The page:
As mentioned on MLB Trade Rumors (hat tip to Micalpalyn), the Mets will have a payroll around $110M after arbitration. If they plan to stick to the $138M payroll they operated under in this past year, that means they’ll have about $30M to play with. But that’s a big “if”. For all we know, the Wilpons may want to stay around $120M. Certainly, there’s no reason for them to expand their budget with Citi Field a guarantee to be a profit center regardless of the team’s success or failure. They have at least two years to coast on the “honeymoon effect” of the new ballpark.
We’ve already heard hints that the Mets won’t go after K-Rod, so the highest-priced closer they might sign would be Brian Fuentes, who will probably cost in the $7-10M per year range. It’s a good bet the Mets won’t make a big splash and sign a big-name — i.e., CC Sabathia, Ben Sheets, Mark Teixeira, Manny Ramirez — but instead sign a few a second-level veterans and pick a few projects off the scrap heap.
There’s also the consideration of Perez — at 26, is he worth locking up long term? — and Pedro Martinez. From a performance standpoint, Pedro has been a bust, but behind the scenes, a leader and an unofficial pitching coach. Might the Mets give him an incentive-laden, one-year deal to come back as a fifth starter? If so, then they probably don’t need to sign a Lowe or Perez or any other expensive starter, but make a competition among Jon Niese, Bobby Parnell, and Aaron Heilman for the #4. Niese and Parnell, after all, are the untouchables who couldn’t be included in a deal for innings-eater Joe Blanton, so they must be considered serious candidates for the 2009 team. I threw Heilman into the mix as wishful thinking.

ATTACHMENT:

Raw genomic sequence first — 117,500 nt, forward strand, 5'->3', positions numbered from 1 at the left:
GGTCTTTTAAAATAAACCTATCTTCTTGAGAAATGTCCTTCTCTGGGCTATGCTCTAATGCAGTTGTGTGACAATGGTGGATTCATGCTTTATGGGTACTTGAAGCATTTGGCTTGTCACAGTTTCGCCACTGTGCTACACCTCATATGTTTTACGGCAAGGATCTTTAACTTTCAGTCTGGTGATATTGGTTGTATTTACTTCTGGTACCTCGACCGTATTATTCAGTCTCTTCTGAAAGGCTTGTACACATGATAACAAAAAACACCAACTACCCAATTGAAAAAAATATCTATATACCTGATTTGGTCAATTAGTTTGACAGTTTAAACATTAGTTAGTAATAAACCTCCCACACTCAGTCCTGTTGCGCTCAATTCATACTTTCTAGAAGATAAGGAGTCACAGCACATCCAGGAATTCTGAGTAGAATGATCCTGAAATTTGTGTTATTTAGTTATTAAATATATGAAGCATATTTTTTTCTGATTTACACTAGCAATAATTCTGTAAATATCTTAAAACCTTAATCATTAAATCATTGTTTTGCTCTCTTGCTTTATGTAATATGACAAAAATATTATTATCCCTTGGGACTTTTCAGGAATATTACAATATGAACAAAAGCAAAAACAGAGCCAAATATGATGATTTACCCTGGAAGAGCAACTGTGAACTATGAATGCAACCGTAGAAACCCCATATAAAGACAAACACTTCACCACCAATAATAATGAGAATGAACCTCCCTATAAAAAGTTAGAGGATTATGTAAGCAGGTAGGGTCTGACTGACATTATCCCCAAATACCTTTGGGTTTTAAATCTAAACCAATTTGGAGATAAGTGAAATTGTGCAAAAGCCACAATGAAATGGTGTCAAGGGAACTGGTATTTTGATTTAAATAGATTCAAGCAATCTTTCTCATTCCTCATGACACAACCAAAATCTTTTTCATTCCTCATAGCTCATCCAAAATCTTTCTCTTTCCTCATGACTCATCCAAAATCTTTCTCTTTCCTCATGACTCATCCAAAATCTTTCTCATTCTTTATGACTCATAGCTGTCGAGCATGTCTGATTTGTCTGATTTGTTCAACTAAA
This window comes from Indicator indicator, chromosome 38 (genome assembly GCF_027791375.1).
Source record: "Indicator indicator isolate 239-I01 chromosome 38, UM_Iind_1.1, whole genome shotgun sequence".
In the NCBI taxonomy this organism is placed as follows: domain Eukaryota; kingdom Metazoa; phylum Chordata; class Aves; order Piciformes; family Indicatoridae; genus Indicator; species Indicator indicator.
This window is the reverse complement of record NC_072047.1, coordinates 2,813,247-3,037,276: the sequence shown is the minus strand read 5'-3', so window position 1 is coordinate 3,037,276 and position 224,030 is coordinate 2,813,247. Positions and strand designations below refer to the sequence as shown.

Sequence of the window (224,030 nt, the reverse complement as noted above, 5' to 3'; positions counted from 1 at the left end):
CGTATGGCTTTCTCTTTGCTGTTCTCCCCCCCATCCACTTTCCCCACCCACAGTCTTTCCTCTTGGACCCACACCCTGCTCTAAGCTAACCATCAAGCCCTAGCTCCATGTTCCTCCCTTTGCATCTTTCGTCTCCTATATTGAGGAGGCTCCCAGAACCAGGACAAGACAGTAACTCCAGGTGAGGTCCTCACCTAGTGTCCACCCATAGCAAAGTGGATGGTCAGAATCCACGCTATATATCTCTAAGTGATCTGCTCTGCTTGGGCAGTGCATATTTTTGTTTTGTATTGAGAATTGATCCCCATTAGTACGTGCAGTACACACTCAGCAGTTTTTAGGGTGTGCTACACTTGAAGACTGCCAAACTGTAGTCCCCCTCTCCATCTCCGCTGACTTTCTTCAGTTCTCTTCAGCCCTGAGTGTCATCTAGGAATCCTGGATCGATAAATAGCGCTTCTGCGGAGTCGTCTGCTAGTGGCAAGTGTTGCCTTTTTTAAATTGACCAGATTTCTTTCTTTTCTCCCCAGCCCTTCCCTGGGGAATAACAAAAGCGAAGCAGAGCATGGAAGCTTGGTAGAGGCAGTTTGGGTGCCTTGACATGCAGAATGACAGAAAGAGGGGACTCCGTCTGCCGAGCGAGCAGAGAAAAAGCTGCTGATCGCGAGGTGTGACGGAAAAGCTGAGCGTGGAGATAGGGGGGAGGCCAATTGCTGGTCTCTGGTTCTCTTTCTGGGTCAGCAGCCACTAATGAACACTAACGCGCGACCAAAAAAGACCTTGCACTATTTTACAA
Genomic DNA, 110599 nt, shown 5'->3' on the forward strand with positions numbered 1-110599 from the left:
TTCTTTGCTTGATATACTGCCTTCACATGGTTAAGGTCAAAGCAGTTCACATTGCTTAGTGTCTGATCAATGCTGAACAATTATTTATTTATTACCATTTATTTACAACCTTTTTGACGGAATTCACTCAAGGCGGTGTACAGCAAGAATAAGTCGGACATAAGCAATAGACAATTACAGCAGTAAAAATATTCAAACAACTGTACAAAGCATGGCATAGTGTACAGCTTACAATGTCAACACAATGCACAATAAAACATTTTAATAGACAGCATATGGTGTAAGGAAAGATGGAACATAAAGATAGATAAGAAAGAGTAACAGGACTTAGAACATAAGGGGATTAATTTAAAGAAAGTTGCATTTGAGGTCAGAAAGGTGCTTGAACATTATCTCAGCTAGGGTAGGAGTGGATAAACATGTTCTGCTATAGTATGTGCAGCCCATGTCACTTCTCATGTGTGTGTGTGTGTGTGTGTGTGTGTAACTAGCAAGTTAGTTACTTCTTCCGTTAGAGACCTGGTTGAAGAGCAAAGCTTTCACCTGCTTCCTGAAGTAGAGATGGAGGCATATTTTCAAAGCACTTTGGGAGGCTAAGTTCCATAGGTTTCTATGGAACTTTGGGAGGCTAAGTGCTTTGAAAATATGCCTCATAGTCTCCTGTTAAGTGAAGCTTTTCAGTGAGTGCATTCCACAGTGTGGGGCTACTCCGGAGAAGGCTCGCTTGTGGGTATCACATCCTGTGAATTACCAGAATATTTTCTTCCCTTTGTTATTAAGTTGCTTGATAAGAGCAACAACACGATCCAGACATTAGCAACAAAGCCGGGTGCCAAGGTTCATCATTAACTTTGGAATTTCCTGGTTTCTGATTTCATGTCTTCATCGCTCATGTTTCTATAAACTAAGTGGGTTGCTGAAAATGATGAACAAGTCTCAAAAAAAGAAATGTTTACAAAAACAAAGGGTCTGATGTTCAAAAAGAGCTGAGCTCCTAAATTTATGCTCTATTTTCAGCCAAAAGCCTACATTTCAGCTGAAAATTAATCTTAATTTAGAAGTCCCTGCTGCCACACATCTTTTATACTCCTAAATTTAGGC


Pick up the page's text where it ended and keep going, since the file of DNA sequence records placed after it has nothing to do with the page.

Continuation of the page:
Personally, I do think the Mets need to sign someone as a potential #2 or #3 — be it Ollie, Lowe, Garland, Ryan Dempster, or Brad Penny. But I get the feeling that Perez and/or Garland will be the targets, rather than Lowe.
From the above picture, it’s clear that Ambiorix Burgos is NOT a member of the New York Mets but the Chicago White Sox. Whew! that was a close one … the Wilpons should be relieved that Burgos was traded to the Palehose prior to his running and killing two innocent women in his Hummer. What a public relations nightmare THAT would have been!
Oh wait … Ambiorix Burgos is still listed on the Mets’ 40-man roster. Huh. Guess Jay Horwitz has some damage control after all.
So from this picture I see one incredibly disturbing, and three baffling things, in that order:
1. Burgos is smiling. To get caught on camera smiling when you’re being arrested for the murder of two innocent people is NOT good.
2. Why is he wearing a White Sox cap? (Though, thanks for distancing yourself from the Mets, Amby!)
3. Can the Mets give Ramon Castro a raise so he doesn’t have to work as a cop in the offseason?
4. Who is the midget grabbing Amby’s right elbow?